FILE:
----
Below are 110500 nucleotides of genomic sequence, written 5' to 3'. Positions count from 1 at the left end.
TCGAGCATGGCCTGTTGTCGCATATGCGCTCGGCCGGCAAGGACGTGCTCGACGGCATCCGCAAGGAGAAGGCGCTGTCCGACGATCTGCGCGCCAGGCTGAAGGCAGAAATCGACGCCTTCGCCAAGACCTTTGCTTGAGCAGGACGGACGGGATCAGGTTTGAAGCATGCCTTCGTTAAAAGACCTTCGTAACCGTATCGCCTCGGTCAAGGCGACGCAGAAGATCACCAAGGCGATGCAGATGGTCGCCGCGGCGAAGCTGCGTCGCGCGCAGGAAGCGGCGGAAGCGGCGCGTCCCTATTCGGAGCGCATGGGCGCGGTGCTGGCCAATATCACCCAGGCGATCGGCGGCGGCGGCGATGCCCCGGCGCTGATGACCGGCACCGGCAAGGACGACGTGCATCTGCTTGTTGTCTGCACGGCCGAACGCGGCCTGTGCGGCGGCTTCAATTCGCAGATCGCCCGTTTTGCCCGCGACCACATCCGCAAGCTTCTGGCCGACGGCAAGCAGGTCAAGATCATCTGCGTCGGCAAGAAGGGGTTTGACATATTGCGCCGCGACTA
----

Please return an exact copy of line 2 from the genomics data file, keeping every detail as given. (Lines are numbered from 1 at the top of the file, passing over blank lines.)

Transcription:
TCGAGCATGGCCTGTTGTCGCATATGCGCTCGGCCGGCAAGGACGTGCTCGACGGCATCCGCAAGGAGAAGGCGCTGTCCGACGATCTGCGCGCCAGGCTGAAGGCAGAAATCGACGCCTTCGCCAAGACCTTTGCTTGAGCAGGACGGACGGGATCAGGTTTGAAGCATGCCTTCGTTAAAAGACCTTCGTAACCGTATCGCCTCGGTCAAGGCGACGCAGAAGATCACCAAGGCGATGCAGATGGTCGCCGCGGCGAAGCTGCGTCGCGCGCAGGAAGCGGCGGAAGCGGCGCGTCCCTATTCGGAGCGCATGGGCGCGGTGCTGGCCAATATCACCCAGGCGATCGGCGGCGGCGGCGATGCCCCGGCGCTGATGACCGGCACCGGCAAGGACGACGTGCATCTGCTTGTTGTCTGCACGGCCGAACGCGGCCTGTGCGGCGGCTTCAATTCGCAGATCGCCCGTTTTGCCCGCGACCACATCCGCAAGCTTCTGGCCGACGGCAAGCAGGTCAAGATCATCTGCGTCGGCAAGAAGGGGTTTGACATATTGCGCCGCGACTA